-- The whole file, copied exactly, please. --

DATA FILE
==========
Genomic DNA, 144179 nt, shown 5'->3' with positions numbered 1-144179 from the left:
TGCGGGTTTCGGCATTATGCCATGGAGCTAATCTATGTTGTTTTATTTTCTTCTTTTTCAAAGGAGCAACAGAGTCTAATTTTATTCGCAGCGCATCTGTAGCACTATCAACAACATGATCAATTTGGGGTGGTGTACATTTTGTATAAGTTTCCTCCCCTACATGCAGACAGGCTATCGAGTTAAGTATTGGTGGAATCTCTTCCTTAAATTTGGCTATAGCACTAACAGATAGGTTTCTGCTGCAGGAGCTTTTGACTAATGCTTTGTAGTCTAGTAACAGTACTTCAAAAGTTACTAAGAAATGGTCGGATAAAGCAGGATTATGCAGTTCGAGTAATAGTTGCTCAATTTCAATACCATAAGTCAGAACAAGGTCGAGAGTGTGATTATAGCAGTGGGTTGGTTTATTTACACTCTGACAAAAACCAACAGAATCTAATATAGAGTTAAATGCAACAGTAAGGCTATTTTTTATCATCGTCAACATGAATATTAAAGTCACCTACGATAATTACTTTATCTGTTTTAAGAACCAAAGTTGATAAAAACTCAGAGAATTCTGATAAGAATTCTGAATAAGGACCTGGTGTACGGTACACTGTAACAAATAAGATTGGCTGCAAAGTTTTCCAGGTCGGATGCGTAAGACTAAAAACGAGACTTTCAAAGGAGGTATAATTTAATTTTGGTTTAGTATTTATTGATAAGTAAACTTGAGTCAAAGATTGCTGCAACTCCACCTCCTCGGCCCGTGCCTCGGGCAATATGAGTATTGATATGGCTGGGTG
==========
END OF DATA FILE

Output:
Genomic DNA, 144179 nt, shown 5'->3' with positions numbered 1-144179 from the left:
TGCGGGTTTCGGCATTATGCCATGGAGCTAATCTATGTTGTTTTATTTTCTTCTTTTTCAAAGGAGCAACAGAGTCTAATTTTATTCGCAGCGCATCTGTAGCACTATCAACAACATGATCAATTTGGGGTGGTGTACATTTTGTATAAGTTTCCTCCCCTACATGCAGACAGGCTATCGAGTTAAGTATTGGTGGAATCTCTTCCTTAAATTTGGCTATAGCACTAACAGATAGGTTTCTGCTGCAGGAGCTTTTGACTAATGCTTTGTAGTCTAGTAACAGTACTTCAAAAGTTACTAAGAAATGGTCGGATAAAGCAGGATTATGCAGTTCGAGTAATAGTTGCTCAATTTCAATACCATAAGTCAGAACAAGGTCGAGAGTGTGATTATAGCAGTGGGTTGGTTTATTTACACTCTGACAAAAACCAACAGAATCTAATATAGAGTTAAATGCAACAGTAAGGCTATTTTTTATCATCGTCAACATGAATATTAAAGTCACCTACGATAATTACTTTATCTGTTTTAAGAACCAAAGTTGATAAAAACTCAGAGAATTCTGATAAGAATTCTGAATAAGGACCTGGTGTACGGTACACTGTAACAAATAAGATTGGCTGCAAAGTTTTCCAGGTCGGATGCGTAAGACTAAAAACGAGACTTTCAAAGGAGGTATAATTTAATTTTGGTTTAGTATTTATTGATAAGTAAACTTGAGTCAAAGATTGCTGCAACTCCACCTCCTCGGCCCGTGCCTCGGGCAATATGAGTATTGATATGGCTGGGTG